United Way solidifies COVID-19 relief efforts

Nearly three months after the first case of COVID-19 was reported in Johnson County, the disease continues to take a toll on local residents’ health.

At the same time, with stay-at-home orders and business closures in place, a significant number of residents are also hurting economically.

More than 12,900 people have filed for unemployment benefits since March 15. Food pantries are busier than ever. Local nonprofits have already fielded hundreds of calls for help.

As the COVID-19 pandemic has left thousands of local residents jobless and struggling, the United Way of Johnson County continues to provide assistance and aid through its economic relief fund. Increased structure has been put in place to handle calls for help as well as the case management to guide them through available resources.

With more capabilities to support struggling individuals and families in the coming months, organizers want to be sure people know where they can turn, said Nancy Lohr Plake, executive director of the United Way of Johnson County.

“Once we have all of this in place, we’re continuing to send out the information into the community,” she said. “We need people to know where to go if they need help.”

In late April, the United Way unveiled a program called Economic Assistance Plan — Navigating COVID-19. People were able to apply for assistance, and if approved for the program, receive case management to help evaluate their needs, assess what other aid they might be able to receive and connect them to resources such as unemployment benefits, food pantries and the Supplemental Nutrition Assistance Program.

The campaign was made possible by a $900,000 grant from the Lilly Endowment, a private philanthropic foundation, and Indiana United Ways, the statewide organization that the United Way of Johnson County belongs to.

Even though the grant was only announced at the end of April, the United Way had been working to aid those impacted by the pandemic well before that. In March, a group of local businesses and organizations pledged $56,000 to seed the fund. Meijer contributed $26,000, while First Financial Foundation, Horizon Bank and Trust provided $10,000 each.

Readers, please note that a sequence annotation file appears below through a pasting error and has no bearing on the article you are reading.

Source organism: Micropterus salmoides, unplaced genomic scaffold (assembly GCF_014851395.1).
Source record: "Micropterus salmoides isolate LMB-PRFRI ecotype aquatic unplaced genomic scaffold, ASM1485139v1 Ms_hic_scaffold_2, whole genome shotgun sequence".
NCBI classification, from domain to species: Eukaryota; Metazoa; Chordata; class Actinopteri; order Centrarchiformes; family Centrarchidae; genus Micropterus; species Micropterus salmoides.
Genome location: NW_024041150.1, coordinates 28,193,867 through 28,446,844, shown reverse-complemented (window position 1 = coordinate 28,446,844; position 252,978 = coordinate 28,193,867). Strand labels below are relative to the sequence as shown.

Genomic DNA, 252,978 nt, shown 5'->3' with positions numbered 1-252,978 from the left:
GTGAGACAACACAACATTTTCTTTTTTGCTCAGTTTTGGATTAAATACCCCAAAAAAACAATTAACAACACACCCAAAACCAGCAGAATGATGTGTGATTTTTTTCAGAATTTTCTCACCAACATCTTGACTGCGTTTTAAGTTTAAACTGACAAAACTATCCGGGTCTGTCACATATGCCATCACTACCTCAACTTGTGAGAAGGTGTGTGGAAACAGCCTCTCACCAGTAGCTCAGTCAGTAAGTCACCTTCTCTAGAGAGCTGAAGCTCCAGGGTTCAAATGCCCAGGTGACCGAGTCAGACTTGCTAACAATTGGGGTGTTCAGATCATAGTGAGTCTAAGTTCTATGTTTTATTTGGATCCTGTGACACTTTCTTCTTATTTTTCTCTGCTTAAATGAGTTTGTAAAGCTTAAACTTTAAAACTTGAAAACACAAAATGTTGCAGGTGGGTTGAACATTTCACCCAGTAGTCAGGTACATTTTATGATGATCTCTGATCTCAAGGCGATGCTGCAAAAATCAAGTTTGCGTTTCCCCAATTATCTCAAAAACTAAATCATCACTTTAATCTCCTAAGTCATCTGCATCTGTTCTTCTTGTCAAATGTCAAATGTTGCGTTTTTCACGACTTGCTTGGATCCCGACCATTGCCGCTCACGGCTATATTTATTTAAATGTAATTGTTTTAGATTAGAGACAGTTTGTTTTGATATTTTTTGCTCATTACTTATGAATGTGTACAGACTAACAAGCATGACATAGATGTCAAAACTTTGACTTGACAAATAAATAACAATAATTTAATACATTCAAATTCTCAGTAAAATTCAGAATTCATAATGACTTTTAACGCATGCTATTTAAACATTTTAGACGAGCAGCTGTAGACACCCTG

An initial distribution of $13,554.52 to the Salvation Army on March 20 assisted 50 individuals in 15 households who were in crisis, Plake said. Since then, the United Way has partnered with Gateway Services, the official coordinator of the economic assistance plan.

People who call the United Way’s Helpline who have been directly impacted by COVID-19 are referred to Gateway Services, which provides case management and the services to get them the resources they need.

So far, the United Way has paid Gateway Services $16,000 for the case management work they’ve done. The organization is preparing to provide more funds.

Since March 16, the Helpline has received 199 coronavirus-related calls; 40 of those calls resulted in people being referred to the Salvation Army for help, and 34 cases were referred to Gateway Services.

The United Way also made efforts to ensure the Helpline isn’t overwhelmed.

“The Helpline is the entry point. The concern is that it will start blowing up, so we wanted to have some backup,” Plake said.

The organization enlisted a group of local agencies to help answer Helpline calls. Those agencies include the Boys and Girls Club of Johnson County, Girls Inc. of Johnson County, Turning Point and Reach for Youth, in addition to Gateway Services.

On specific days, Helpline calls will go directly to those groups’ phone lines. The United Way is providing funding for the service.

“This will help those agencies that have lost income, maybe help them a little bit with staffing and other costs,” Plake said.

The United Way is also working with the Johnson County Community Foundation to assist agencies in getting personal protective equipment, such as masks, gloves, hand sanitizer and other essential items so they can safely reopen.

Agencies that need help can fill out applications that were sent out in mid-May. Another round of applications are slated for distribution in mid-June.

Many nonprofits work with extremely tight budgets, and no one had put aside money to buy this equipment, said Gail Richards, CEO and executive director of the community foundation.

“We’re trying to work together to get the nonprofits some of the equipment they need. If we have to do this for 12 more months or 18 months, the money they have for these things isn’t going to last,” she said. “They’re not budgeted for this.”

[sc:pullout-title pullout-title=”Economic Assistance Plan: Navigating COVID-19″ ][sc:pullout-text-begin]

What: A program for Johnson County residents who are needing assistance will receive case management that will help evaluate their situation, assess what other assistance they might be able to receive and connect them to resources such as unemployment, food pantries and SNAP benefits.

Who: United Way of Johnson County

How is it funded: The United Way received a $900,000 grant from the Lilly Endowment and Indiana United Ways. Local business and organizations have also contributed money.

How to get help

Those affected by COVID-19 will need to call the Helpline at 317-738-4636. Eligibility for the program are the following:

  • Resident of Johnson County at the time of job/income loss
  • Client remains a resident of Johnson County while in case management
  • Job loss or a minimum 50% loss of family income since March 1, 2020 due to COVID-19
  • Job loss could include those due to employer closing or furloughing workers due to COVID-19; due to childcare issues due COVID-19, or due to illness of the individual or household member with COVID-19.
  • Loss of household income because of death of income earner because of COVID-19.
  • Participant agrees to take part in the case management program

Information: uwjc.org